16 October 2012 Examination of a junction-box adhesion test for use in photovoltaic module qualification
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Abstract
Engineering robust adhesion of the junction-box (j-box) is a hurdle typically encountered by photovoltaic (PV) module manufacturers during product development. There are historical incidences of adverse effects (e.g., fires) caused when the j-box/adhesive/module system has failed in the field. The addition of a weight to the j-box during the “damp heat” IEC qualification test is proposed to verify the basic robustness of its adhesion system. The details of the proposed test will be described, in addition to the preliminary results obtained using representative materials and components. The described discovery experiments examine moisture-cured silicone, foam tape, and hot-melt adhesives used in conjunction with PET or glass module “substrates.” To be able to interpret the results, a set of material-level characterizations was performed, including thermogravimetric analysis, differential scanning calorimetry, and dynamic mechanical analysis. PV j-boxes were adhered to a substrate, loaded with a prescribed weight, and then placed inside an environmental chamber (at 85°C, 85% relative humidity). Some systems did not remain attached through the discovery experiments. Observed failure modes include delamination (at the j-box/adhesive or adhesive/substrate interface) and phase change/creep. The results are discussed in the context of the application requirements, in addition to the plan for the formal experiment supporting the proposed modification to the qualification test.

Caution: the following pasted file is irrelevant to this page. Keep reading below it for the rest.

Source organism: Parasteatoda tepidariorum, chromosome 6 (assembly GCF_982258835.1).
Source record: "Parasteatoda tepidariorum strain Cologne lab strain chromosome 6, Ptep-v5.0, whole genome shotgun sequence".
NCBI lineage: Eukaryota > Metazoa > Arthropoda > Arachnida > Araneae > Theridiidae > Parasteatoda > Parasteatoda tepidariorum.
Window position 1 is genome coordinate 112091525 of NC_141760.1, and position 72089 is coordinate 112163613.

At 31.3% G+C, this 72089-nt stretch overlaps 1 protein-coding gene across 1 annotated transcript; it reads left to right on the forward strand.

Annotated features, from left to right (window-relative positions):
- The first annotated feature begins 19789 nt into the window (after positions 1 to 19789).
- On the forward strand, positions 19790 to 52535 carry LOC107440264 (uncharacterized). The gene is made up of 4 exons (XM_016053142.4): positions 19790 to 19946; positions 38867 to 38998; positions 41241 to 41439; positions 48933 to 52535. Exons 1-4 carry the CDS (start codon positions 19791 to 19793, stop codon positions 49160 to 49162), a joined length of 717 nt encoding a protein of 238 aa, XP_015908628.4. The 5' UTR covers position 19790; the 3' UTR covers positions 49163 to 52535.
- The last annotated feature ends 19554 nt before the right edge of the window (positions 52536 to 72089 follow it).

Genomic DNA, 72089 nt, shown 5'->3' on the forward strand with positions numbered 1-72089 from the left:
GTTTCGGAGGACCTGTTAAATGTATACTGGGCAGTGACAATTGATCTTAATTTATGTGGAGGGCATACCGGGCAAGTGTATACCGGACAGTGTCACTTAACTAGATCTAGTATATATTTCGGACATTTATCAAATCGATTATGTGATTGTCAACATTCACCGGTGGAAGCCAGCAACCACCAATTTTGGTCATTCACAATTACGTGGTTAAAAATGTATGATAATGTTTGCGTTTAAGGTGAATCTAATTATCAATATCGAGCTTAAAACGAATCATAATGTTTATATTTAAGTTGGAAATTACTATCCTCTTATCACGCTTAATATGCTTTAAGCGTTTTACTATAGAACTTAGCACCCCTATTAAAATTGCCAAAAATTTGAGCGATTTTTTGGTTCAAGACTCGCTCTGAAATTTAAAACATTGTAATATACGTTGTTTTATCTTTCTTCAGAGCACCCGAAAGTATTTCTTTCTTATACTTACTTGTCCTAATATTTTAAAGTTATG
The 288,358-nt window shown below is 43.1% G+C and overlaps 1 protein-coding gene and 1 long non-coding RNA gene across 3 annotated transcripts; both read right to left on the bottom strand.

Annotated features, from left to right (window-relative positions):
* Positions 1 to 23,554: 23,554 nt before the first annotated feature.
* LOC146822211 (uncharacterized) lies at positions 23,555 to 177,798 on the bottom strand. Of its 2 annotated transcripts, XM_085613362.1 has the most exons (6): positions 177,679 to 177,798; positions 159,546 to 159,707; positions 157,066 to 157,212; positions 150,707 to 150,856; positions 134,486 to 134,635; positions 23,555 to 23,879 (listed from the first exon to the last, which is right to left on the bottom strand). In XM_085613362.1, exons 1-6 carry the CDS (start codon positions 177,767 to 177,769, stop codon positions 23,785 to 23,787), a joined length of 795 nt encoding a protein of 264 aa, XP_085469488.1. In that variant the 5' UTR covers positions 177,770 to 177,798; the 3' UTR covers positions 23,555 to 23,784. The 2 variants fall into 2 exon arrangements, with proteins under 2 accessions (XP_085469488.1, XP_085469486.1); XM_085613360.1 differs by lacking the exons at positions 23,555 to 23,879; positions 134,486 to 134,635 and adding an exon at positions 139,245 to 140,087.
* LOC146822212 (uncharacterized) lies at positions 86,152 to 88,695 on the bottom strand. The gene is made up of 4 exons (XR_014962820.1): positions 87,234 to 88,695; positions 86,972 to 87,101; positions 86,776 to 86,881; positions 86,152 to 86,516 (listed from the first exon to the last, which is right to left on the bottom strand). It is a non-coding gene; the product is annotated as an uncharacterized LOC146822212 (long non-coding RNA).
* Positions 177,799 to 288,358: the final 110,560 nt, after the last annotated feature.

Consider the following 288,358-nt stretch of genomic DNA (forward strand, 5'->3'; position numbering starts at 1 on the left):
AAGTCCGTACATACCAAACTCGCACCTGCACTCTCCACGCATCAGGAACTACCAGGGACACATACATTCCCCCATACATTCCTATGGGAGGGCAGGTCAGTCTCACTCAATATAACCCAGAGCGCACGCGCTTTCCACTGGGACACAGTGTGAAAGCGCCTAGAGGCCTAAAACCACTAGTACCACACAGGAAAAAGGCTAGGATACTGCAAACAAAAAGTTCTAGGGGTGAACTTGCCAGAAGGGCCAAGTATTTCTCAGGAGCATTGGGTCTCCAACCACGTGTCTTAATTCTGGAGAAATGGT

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David C. Miller, John H. Wohlgemuth, "Examination of a junction-box adhesion test for use in photovoltaic module qualification", Proc. SPIE 8472, Reliability of Photovoltaic Cells, Modules, Components, and Systems V, 84720M (16 October 2012); doi: 10.1117/12.929793; https://doi.org/10.1117/12.929793
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